Patrick Collinson's work explores the complex interactions between the inclusive and exclusive tendencies in English Protestantism, focusing both on famous figures, such as John Foxe and Richard Hooker, and on the individual reactions of lesser figures to the religious challenges of the time.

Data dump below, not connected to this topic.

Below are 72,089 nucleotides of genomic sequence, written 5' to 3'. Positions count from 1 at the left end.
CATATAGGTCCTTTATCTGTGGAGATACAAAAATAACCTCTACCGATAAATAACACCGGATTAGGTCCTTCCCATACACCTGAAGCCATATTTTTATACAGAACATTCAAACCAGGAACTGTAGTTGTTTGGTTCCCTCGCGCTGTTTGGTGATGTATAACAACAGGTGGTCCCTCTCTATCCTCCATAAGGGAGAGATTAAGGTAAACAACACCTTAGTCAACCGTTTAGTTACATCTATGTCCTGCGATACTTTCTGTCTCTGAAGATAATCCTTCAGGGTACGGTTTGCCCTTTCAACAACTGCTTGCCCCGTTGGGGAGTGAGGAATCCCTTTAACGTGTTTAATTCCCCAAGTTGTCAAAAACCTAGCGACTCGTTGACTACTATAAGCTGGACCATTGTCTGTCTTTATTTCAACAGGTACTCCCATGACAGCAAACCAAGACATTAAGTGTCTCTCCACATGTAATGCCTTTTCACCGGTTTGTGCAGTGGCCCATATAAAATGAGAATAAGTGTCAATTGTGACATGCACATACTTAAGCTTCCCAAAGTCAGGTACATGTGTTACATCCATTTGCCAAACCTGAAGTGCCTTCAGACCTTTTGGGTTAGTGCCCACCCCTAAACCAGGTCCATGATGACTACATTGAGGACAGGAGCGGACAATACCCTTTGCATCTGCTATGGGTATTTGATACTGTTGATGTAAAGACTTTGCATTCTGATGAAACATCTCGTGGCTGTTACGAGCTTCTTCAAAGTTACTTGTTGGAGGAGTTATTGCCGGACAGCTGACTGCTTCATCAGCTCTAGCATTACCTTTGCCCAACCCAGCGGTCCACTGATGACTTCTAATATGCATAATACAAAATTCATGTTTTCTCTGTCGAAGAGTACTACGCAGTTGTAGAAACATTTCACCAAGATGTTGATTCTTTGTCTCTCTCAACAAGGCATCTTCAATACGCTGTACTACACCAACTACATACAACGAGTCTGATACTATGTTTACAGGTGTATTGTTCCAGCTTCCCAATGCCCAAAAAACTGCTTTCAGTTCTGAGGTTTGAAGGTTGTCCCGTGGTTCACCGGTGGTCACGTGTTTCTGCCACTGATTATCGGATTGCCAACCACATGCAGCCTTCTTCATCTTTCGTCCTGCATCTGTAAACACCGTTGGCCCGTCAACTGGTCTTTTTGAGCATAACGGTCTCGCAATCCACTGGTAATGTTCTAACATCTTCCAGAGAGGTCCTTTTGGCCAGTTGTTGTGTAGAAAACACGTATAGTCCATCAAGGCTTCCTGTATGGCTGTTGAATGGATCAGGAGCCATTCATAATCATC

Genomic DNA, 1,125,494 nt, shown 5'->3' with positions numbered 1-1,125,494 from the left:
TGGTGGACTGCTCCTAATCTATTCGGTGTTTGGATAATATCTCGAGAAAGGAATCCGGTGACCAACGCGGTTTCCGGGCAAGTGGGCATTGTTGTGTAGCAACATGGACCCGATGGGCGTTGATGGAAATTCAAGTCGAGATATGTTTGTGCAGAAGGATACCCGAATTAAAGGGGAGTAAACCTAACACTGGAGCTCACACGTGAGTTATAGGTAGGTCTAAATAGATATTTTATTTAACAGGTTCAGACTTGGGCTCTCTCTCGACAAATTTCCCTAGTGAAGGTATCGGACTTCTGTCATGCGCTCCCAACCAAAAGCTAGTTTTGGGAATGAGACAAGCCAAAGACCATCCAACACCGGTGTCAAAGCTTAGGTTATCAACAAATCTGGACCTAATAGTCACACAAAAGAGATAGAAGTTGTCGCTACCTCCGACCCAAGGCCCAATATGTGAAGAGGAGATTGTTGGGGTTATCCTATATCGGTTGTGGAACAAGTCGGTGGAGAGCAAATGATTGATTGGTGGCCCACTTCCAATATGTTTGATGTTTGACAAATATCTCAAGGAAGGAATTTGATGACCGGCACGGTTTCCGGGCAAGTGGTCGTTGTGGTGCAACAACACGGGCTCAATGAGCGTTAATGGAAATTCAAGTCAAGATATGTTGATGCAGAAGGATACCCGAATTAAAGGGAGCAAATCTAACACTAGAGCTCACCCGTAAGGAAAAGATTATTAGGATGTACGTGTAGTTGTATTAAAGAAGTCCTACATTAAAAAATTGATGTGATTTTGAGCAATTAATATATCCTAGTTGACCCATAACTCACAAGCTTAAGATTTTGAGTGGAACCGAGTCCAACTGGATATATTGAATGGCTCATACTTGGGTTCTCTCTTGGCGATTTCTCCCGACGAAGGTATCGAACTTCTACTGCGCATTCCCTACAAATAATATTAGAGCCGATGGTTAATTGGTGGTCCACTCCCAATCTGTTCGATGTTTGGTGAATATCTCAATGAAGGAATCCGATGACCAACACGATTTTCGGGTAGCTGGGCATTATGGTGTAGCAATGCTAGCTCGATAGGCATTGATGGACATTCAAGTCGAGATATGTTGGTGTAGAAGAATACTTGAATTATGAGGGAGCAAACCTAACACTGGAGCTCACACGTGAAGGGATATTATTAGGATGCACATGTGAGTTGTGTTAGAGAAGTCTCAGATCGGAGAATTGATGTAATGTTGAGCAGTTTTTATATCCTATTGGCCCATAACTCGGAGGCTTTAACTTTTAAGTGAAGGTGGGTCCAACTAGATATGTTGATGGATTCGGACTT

In an engaging essay that has hitherto often been overlooked, Collinson reinvestigates what he calls the ‘Elizabethan exclusion crisis’. Here, he argues that the sustained attempt of much of the political nation to prevent the ascension of Mary Queen of Scots to the English throne bears a striking resemblance to the better known Restoration events of the same name. Highlighting the 1584 Bond of Association and an association discovered in the Earl of Shaftesbury’s possessions in 1681, he claims that the two exclusion crises had five common characteristics. These were a popular fear of Catholicism, the attempt to exclude a Catholic successor from the throne, the fear of arbitrary government, the divergence of the interests of the political nation from those of the monarch, and the presence of a Sidney (Sir Philip Sydney in the 16th century, and in the following century, his grand-nephew, Algernon Sidney). Moreover, Collinson notes that those living through the crisis of the 1680s themselves looked back on Elizabethan politics to explain and justify their own situation. The republication of this piece urges scholars, once again, to reconsider the nature and longstanding importance of the debates surrounding Mary Queen of Scots and her captivity. This is a worthy endeavour, but many will agree that historians should proceed with caution on this difficult terrain. There is a danger in attempting to draw too close parallels because of that major historical schism that stands between the two crises: the civil wars and interregnum. By the 1680s, two decades disruption had taught people to fear Protestant dissenters as much as they feared Catholics. Equally important, although Collinson convincingly argues for independent capacity among the political nation during the 16th century, one cannot deny that after the Restoration, the size of that political nation and the way in which political action was organized had changed dramatically.